Ted Kennedy: Lion or Jackal?

On April 6, Chappaquiddick, a movie detailing the events involving Senator Ted Kennedy on Martha's Vineyard in July 1969, will be released.  That incident demonstrated the depths to which the Kennedys were willing to go to salvage the political career of the last of the Kennedy sons.  In subsequent years, the actions of Ted Kennedy that night were forgiven by the Democrats, as were subsequent actions as noted below.

The movie is based on a book, Senatorial Privilege: The Chappaquiddick Coverup, by Leo J. Damore, who committed suicide in 1995. 

Well, that is the official version, at least.  The Kennedy family exerted pressure to block the making and release of the current movie.  Similar pressure was reportedly put on Mr. Damore, which may have added to the issues that resulted in his death.

In the history of politics in this nation, few families have equaled the Kennedys in both political power and despicability for their personal actions.

I will look forward to seeing the movie.  In the meantime, there was precious little in the career of Ted Kennedy that anyone should be proud of.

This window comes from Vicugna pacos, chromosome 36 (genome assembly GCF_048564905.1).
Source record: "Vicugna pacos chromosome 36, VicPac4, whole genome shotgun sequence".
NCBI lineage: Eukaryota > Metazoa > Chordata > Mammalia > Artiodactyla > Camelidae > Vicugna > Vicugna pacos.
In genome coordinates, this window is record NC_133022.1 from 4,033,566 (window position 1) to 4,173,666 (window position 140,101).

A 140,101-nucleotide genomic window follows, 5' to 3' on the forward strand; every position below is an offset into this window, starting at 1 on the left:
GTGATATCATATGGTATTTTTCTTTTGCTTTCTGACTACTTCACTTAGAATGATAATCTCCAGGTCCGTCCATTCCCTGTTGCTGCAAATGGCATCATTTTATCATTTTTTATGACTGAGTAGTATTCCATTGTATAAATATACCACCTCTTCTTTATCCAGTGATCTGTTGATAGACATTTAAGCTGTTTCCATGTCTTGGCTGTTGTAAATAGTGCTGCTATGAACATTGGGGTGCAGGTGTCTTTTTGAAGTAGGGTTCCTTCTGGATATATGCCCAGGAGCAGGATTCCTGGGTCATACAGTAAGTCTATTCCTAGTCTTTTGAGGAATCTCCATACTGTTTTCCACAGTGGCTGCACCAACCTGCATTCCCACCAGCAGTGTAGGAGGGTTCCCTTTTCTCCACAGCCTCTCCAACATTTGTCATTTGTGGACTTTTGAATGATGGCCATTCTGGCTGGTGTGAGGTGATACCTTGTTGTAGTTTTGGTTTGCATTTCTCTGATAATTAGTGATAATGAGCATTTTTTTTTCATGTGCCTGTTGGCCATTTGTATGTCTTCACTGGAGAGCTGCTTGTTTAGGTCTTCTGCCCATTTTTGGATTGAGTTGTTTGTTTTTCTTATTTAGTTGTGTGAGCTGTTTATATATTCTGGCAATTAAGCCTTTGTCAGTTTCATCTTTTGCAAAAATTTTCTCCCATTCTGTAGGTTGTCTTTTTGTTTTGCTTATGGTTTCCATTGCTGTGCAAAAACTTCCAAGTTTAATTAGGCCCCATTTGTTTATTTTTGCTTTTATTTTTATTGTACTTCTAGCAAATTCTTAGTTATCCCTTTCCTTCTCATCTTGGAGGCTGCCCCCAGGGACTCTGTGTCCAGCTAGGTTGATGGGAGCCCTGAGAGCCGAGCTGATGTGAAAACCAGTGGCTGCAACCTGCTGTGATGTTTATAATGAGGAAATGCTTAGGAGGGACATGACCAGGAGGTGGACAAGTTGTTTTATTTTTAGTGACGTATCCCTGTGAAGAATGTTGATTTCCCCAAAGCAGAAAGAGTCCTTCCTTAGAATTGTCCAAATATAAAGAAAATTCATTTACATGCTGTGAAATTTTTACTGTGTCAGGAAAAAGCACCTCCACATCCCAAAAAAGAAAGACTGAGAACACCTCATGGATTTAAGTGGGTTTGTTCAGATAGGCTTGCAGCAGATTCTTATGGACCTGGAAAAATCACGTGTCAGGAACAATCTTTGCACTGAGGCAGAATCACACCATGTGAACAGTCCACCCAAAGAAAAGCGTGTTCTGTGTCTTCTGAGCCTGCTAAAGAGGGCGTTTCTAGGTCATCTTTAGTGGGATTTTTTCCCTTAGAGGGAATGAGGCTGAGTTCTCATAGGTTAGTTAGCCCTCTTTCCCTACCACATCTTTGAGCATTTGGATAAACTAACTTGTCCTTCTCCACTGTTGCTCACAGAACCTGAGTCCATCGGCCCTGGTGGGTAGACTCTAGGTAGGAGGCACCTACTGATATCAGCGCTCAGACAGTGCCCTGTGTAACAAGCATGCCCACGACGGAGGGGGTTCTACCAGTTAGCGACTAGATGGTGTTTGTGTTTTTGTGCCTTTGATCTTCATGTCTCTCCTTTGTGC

After being expelled from Harvard for cheating, he was allowed, as is the custom at Harvard, to return the next year.  After all, he is a Kennedy.

Upon graduation, he was approached by the Packers for an NFL tryout.  Reportedly, the offer was declined because, as he told the scout from Green Bay, he wanted to pursue a real contact sport: politics.

Fast-forward a few years.  His brother John has been elected president, and it is time for Teddy's career to begin.  What better way to kick-start his career than to be appointed to John's seat?  The only thing that stood in the way was the law.  No problem.  After all, he is a Kennedy.

You see, Ted would not be the legal minimum age for 27 months.  The solution was easy: the Kennedys found a family friend, Benjamin Smith, who would accept the position and obligingly step aside when told.  All they needed now was a helpful governor, which was an easy find, as Gov. John Foster Furcolo was happy to help out his old friend, Joe Kennedy.

Seven years later, the young lion's career hit a snag, taking a brief nose dive, literally.  It seems Teddy was "helping" a young lady named Mary Jo Kopechne home that night and drove his car into the water off a bridge at Chappaquiddick on Martha's Vineyard.  Ted got out of the car quickly and immediately rushed into action – after all, he had a career to save.  He quickly sought help, while Mary Jo was left gasping for air.  I am reminded of the line from a Warren Zevon song: "Send lawyers, guns, and money – Dad, get me out of this!"

So while Teddy was busy saving his fledgling career, the girl was forgotten for several crucial hours.  She had survived the accident but was trapped underwater and eventually asphyxiated.  Had Ted not acted in the cowardly fashion he did, it is probable she would have been saved, as one rescuer later stated.